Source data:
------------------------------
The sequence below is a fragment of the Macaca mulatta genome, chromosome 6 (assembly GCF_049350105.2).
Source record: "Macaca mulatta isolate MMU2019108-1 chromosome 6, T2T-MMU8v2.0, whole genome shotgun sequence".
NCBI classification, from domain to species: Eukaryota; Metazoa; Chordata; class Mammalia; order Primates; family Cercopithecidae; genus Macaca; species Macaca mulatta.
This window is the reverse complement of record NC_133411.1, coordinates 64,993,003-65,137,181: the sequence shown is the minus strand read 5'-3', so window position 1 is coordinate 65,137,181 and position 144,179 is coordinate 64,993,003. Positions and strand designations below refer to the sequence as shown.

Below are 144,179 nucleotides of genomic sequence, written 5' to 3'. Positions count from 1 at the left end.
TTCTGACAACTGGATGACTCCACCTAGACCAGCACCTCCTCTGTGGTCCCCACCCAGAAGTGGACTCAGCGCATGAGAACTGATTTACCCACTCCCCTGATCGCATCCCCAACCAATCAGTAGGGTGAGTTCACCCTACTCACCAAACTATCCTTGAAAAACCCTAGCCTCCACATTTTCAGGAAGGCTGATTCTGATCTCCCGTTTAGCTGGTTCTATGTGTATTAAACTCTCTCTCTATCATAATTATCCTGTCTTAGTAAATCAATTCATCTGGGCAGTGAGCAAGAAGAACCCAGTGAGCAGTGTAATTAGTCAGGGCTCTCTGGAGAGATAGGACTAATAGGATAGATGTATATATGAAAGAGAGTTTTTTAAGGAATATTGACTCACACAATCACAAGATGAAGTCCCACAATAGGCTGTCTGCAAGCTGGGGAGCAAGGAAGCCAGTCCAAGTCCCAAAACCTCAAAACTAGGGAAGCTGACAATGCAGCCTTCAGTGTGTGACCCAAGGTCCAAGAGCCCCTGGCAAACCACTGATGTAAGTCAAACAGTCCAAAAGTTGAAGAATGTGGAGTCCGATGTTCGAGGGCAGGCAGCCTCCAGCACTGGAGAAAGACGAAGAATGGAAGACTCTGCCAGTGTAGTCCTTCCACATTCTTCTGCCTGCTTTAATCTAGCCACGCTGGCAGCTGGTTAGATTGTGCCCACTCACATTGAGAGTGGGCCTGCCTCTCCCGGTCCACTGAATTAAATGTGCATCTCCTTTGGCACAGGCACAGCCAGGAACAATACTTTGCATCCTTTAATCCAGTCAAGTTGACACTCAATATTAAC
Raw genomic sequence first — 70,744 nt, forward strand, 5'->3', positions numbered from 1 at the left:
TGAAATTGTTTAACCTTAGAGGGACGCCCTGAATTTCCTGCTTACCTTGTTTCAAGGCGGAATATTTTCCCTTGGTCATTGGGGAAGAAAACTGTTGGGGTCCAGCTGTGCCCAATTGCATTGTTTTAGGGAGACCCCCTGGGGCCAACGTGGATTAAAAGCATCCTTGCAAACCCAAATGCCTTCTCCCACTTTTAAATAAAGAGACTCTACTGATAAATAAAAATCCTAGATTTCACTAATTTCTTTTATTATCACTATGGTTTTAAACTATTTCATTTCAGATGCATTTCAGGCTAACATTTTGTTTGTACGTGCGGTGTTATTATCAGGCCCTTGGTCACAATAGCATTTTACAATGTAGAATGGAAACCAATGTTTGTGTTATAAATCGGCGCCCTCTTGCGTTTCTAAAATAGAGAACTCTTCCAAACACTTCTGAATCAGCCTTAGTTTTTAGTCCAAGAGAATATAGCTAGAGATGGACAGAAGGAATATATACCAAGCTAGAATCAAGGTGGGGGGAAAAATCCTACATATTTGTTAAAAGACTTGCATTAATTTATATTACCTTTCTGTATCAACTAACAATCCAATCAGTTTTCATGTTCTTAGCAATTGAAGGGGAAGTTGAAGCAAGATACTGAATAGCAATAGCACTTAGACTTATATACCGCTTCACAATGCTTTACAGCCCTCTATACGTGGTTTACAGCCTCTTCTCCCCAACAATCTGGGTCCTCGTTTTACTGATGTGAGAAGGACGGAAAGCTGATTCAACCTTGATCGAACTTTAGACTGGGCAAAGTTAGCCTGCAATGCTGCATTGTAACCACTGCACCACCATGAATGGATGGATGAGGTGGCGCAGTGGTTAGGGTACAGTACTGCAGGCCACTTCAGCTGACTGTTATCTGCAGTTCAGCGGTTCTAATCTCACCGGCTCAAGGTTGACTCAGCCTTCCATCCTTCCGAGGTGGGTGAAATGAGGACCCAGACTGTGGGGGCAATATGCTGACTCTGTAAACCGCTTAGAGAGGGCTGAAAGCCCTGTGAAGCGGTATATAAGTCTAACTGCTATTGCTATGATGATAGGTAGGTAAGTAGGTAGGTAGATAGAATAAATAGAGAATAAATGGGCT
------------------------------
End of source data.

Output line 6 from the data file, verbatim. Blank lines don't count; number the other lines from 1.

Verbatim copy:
TTCTGACAACTGGATGACTCCACCTAGACCAGCACCTCCTCTGTGGTCCCCACCCAGAAGTGGACTCAGCGCATGAGAACTGATTTACCCACTCCCCTGATCGCATCCCCAACCAATCAGTAGGGTGAGTTCACCCTACTCACCAAACTATCCTTGAAAAACCCTAGCCTCCACATTTTCAGGAAGGCTGATTCTGATCTCCCGTTTAGCTGGTTCTATGTGTATTAAACTCTCTCTCTATCATAATTATCCTGTCTTAGTAAATCAATTCATCTGGGCAGTGAGCAAGAAGAACCCAGTGAGCAGTGTAATTAGTCAGGGCTCTCTGGAGAGATAGGACTAATAGGATAGATGTATATATGAAAGAGAGTTTTTTAAGGAATATTGACTCACACAATCACAAGATGAAGTCCCACAATAGGCTGTCTGCAAGCTGGGGAGCAAGGAAGCCAGTCCAAGTCCCAAAACCTCAAAACTAGGGAAGCTGACAATGCAGCCTTCAGTGTGTGACCCAAGGTCCAAGAGCCCCTGGCAAACCACTGATGTAAGTCAAACAGTCCAAAAGTTGAAGAATGTGGAGTCCGATGTTCGAGGGCAGGCAGCCTCCAGCACTGGAGAAAGACGAAGAATGGAAGACTCTGCCAGTGTAGTCCTTCCACATTCTTCTGCCTGCTTTAATCTAGCCACGCTGGCAGCTGGTTAGATTGTGCCCACTCACATTGAGAGTGGGCCTGCCTCTCCCGGTCCACTGAATTAAATGTGCATCTCCTTTGGCACAGGCACAGCCAGGAACAATACTTTGCATCCTTTAATCCAGTCAAGTTGACACTCAATATTAAC